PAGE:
Reading manager Steve Clarke has come out and publicly defended Russian target man Pavel Pogrebnyak, saying players shouldn't be criticised because of the cash he's paid.
GetReading published his quotes:
"I don't think people should ever be criticised for earning a lot of money," said the Reading manager.
"The public can criticise for poor performances, not for how much somebody earns. I think that's wrong.
"Pav has got something to prove. He's a good player who came here with a big reputation.
"And I look forward to seeing him making a contribution to the club going forward."
The Tilehurst End Assistant Editors @BucksRoyal and @RoyalHoops have each taken one side of the argument surrounding those quotes, namely whether players should in fact, be judged on their wages.
Bucks: No, players shouldn't be judged on wages
Wages in modern day football are defined by the spending power of clubs. With richer, more ambitious owners, teams are desperate to achieve levels of success that previously would have seemed ridiculous. Naturally, the wealth of owners means that they are prepared to hand out large sums of money so that their managers can strengthen the squad. Because of that, crazy sums of money are now circulating around the sport, and wages have gone up pretty much universally. And with the sport becoming increasingly popular on a global scale, I don't see wages going down any time soon.
So how does that affect the players themselves? Obviously, they love the higher wages as much as anyone would in any profession, but they didn't set those wages themselves. In our case, extortionate contracts were handed out by Anton in the last regime to players we wouldn't have dreamed of signing a few years ago. The man in the example that triggered this piece - Pavel Pogrebnyak - was headhunted by Anton himself. The size of the Pog's wages says more about the broken state of our ownership of late than it does about the Pog.
Ultimately, wages are representative more of how much an owner is willing to pay than the actual quality of a player.
Having such high wages, which the player has minimal part in getting besides signing the contract, distorts the debate over a player's quality. For example - which player has been worse over the last year or so: Pavel Pogrebnyak or Hal Robson-Kanu? I'd argue that the Pog has been better, but he'll be judged more harshly than Robson-Kanu... because of the wages he was given by the club.
Of course, bigger wages inspire bigger expectations from the fans, but how exactly does a player fulfill those expectations? How does a player show that he's worth wages of, as in the Pog example, £65,000 a week? Those were ridiculous wages when they were given out so, for Pog to justify them, he'd have to put on ridiculous performances.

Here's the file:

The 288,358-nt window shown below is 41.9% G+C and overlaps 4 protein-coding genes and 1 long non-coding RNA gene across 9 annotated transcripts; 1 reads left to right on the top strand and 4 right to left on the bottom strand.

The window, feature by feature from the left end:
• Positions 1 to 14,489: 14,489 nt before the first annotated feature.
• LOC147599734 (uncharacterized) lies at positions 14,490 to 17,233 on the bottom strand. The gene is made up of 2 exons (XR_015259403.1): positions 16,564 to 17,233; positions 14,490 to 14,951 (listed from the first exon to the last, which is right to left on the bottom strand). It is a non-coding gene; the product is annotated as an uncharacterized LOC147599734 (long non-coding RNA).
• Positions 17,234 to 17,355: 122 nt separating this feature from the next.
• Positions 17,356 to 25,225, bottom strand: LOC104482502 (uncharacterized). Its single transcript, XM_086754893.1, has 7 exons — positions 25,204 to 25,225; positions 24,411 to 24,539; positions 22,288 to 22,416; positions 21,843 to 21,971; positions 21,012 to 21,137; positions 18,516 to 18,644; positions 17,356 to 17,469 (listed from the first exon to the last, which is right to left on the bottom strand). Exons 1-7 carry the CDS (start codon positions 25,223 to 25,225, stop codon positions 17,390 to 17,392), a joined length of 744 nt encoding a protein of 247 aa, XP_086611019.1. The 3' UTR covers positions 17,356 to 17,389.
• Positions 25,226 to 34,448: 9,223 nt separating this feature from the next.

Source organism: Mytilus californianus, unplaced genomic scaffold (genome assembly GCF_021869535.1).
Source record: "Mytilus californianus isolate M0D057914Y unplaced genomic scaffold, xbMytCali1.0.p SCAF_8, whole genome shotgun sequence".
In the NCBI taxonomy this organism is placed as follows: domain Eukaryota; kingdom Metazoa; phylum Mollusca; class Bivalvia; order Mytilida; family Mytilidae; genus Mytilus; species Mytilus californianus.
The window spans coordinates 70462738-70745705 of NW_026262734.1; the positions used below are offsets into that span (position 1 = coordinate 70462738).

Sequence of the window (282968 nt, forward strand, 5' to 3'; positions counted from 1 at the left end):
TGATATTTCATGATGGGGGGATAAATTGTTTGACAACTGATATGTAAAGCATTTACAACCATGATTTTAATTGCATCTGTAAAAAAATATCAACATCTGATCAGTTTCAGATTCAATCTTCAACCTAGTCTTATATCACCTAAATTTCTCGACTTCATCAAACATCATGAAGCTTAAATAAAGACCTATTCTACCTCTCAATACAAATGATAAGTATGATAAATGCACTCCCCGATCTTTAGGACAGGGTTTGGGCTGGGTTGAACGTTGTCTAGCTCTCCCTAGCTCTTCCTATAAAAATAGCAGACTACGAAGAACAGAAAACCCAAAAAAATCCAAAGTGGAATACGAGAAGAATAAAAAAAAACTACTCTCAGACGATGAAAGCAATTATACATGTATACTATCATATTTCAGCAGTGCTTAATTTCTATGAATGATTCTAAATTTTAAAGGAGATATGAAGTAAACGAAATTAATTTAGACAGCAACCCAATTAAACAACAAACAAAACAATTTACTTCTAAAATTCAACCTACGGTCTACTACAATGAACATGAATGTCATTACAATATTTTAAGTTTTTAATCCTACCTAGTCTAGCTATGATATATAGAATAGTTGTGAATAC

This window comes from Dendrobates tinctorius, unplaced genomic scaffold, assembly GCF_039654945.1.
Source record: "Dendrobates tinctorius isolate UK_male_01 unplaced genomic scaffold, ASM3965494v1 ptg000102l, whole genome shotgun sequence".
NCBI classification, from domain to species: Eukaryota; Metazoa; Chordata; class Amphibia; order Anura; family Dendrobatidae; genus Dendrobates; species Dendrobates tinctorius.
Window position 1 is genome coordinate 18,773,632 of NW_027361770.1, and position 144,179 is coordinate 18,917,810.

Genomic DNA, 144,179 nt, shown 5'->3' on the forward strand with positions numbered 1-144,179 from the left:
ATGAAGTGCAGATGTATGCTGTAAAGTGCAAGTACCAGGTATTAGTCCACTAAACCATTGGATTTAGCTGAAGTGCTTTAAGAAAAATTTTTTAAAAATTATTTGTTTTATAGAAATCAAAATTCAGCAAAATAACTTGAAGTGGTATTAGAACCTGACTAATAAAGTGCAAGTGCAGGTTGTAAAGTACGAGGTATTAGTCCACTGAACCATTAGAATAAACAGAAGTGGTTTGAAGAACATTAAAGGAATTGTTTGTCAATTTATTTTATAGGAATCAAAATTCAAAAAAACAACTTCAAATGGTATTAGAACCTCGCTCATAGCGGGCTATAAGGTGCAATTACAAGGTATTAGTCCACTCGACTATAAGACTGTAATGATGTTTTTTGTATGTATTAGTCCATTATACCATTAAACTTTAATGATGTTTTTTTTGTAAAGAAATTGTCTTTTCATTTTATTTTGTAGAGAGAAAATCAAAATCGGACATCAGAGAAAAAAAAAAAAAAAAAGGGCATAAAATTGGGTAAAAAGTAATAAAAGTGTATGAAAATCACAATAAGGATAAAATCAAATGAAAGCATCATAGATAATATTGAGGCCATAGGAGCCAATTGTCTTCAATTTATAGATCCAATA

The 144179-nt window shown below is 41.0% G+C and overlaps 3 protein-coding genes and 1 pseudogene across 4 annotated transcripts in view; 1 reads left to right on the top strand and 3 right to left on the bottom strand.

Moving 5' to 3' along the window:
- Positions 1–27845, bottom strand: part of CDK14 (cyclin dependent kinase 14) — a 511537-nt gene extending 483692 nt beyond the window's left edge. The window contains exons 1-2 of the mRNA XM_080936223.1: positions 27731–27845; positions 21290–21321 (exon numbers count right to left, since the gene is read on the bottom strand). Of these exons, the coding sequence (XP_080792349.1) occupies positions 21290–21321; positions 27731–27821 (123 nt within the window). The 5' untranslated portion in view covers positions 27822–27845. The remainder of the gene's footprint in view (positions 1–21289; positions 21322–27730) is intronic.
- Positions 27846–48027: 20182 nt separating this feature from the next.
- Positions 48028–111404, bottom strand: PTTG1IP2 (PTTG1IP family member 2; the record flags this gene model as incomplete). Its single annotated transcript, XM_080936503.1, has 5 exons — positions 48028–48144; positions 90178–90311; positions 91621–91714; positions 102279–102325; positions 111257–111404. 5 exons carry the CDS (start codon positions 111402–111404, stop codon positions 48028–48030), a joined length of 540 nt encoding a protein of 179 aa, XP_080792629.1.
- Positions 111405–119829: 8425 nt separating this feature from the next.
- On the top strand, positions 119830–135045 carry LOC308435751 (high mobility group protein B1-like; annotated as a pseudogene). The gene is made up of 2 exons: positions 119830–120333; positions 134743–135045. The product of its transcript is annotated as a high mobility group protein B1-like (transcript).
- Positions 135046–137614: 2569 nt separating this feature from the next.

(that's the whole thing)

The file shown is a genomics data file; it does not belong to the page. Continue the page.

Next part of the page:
If an expensive player puts on a cheap performance, don't just be disappointed with the player: be angry at the owner who agreed to pay him that much.
Hoops: Yes, players should be judged on their wages
I beg to disagree with Steve Clarke. Players should be criticised for earning high, disproportionate wages.
Firstly, let me start by agreeing that some of the blame can be placed on the men (ahem, Zingarevich) responsible for handing players such high wages; for that players don't deserve to be criticised. You can't begrudge anyone grasping an opportunity to earn a wage way higher than their ability, it's like being given a CEO's salary for working as a receptionist—nobody would say, "no, thanks, I'm OK."
Everyone knows that in football wages represent expectations. The higher your wages, the more a club values you. Broken into the team and proven you're an indispensable player? Wage hike. Player who has shown to be a key cog of the team? Wage hike. Player interesting rival clubs, but you want to get more money for them? Wage hike. Player with a good history of being a top-level player? Big wage. If a club is giving you a massive wage—shall we say, £65,000 —they have every right to expect a reasonable return on their investment, they didn't put that contract in front of the player for no reason.
In the case of Pogrebnyak, he simply hasn't lived up to expectations set of him when he signed that contract. With a rich history playing (and scoring) for top-level sides like Spartak Moscow, Zenit St Petersburg and Stuttgart you would be forgiven for thinking he deserves a big wage. Unfortunately, those wages look like money poorly spent, with Pogrebnyak consistently looking poor when taking to the pitch, this in the Championship.
That receptionist isn't going to leave any time soon, and unless they up their game they deserve all the criticism they get.